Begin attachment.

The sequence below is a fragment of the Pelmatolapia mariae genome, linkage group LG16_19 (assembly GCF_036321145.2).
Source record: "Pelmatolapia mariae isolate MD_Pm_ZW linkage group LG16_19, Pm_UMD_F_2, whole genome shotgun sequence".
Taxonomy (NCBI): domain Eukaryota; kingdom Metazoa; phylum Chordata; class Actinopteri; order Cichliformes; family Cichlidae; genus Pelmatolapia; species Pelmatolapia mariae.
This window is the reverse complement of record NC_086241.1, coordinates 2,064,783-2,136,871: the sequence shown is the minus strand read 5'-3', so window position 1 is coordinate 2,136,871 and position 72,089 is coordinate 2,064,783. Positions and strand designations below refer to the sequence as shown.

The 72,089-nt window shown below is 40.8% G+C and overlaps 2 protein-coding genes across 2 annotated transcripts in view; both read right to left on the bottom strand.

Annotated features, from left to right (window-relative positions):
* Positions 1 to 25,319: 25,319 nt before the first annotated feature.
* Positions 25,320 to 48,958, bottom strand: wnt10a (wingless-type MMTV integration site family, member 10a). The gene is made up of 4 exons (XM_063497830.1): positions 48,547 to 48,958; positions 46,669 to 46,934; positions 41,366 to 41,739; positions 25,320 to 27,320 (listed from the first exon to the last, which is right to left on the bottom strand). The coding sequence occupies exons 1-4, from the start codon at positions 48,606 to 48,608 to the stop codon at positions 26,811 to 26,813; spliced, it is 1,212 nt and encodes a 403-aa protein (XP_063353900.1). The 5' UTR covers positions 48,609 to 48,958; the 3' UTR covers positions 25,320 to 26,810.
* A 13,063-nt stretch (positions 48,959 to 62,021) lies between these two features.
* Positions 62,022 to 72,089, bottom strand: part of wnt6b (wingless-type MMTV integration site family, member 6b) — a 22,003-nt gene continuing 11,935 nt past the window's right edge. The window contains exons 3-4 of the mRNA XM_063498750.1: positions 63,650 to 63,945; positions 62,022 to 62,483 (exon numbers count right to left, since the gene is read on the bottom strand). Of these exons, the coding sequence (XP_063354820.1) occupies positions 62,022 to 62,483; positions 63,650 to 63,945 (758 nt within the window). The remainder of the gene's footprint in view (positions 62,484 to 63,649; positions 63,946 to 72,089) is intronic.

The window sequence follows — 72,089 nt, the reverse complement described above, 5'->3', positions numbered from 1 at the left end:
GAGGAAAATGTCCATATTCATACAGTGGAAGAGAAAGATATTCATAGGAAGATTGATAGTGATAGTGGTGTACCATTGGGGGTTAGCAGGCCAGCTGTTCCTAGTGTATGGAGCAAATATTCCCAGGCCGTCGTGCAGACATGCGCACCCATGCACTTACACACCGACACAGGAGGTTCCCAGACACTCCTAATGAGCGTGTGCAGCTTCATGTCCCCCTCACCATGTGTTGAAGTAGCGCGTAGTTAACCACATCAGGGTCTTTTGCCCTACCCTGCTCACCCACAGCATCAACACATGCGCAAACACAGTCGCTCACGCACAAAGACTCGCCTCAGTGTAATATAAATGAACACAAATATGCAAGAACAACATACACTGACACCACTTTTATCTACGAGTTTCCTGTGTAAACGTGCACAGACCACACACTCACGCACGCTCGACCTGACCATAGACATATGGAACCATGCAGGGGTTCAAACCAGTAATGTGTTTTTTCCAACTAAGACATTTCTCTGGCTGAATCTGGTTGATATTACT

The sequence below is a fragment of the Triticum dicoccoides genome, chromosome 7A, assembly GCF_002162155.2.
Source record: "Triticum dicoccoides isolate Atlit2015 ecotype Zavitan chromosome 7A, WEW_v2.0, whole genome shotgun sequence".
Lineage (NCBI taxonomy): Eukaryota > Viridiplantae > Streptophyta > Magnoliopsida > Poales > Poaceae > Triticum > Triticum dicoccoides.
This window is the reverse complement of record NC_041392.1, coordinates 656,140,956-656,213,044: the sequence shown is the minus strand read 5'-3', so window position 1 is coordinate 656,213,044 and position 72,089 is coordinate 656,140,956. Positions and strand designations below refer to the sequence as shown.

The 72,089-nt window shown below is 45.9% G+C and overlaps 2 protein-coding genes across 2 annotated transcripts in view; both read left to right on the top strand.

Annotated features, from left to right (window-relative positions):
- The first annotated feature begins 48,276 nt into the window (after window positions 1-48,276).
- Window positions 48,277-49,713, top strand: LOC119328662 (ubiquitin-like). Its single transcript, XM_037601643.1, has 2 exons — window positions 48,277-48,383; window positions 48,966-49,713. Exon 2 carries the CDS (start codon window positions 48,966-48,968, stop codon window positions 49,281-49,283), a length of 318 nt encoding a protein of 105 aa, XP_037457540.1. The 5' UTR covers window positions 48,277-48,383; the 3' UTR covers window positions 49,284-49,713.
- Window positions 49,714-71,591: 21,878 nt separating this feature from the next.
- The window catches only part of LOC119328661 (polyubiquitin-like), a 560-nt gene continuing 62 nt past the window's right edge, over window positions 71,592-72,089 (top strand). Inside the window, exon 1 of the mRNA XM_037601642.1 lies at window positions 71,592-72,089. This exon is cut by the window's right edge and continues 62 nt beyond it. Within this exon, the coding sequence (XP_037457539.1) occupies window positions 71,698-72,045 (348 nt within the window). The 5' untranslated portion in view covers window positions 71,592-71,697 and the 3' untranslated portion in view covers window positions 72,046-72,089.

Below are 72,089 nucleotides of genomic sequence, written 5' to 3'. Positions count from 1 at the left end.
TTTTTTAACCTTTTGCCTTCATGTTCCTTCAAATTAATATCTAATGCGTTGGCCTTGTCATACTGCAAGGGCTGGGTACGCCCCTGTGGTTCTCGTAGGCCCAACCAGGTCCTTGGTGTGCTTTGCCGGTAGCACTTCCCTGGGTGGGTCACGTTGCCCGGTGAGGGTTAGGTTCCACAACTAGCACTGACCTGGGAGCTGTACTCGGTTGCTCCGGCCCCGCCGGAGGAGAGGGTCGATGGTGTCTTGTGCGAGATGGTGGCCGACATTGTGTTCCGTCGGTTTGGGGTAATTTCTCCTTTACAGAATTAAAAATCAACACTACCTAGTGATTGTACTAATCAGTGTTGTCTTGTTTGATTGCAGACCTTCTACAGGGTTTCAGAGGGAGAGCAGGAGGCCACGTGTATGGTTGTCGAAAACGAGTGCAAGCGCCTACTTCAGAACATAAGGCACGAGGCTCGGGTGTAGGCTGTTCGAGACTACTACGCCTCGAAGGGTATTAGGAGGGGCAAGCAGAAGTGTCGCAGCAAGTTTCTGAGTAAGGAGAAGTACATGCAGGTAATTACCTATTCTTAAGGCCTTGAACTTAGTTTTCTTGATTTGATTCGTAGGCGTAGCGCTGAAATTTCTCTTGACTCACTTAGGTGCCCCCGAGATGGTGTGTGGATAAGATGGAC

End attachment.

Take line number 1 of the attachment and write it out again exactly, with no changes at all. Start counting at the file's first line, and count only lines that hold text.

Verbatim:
The sequence below is a fragment of the Pelmatolapia mariae genome, linkage group LG16_19 (assembly GCF_036321145.2).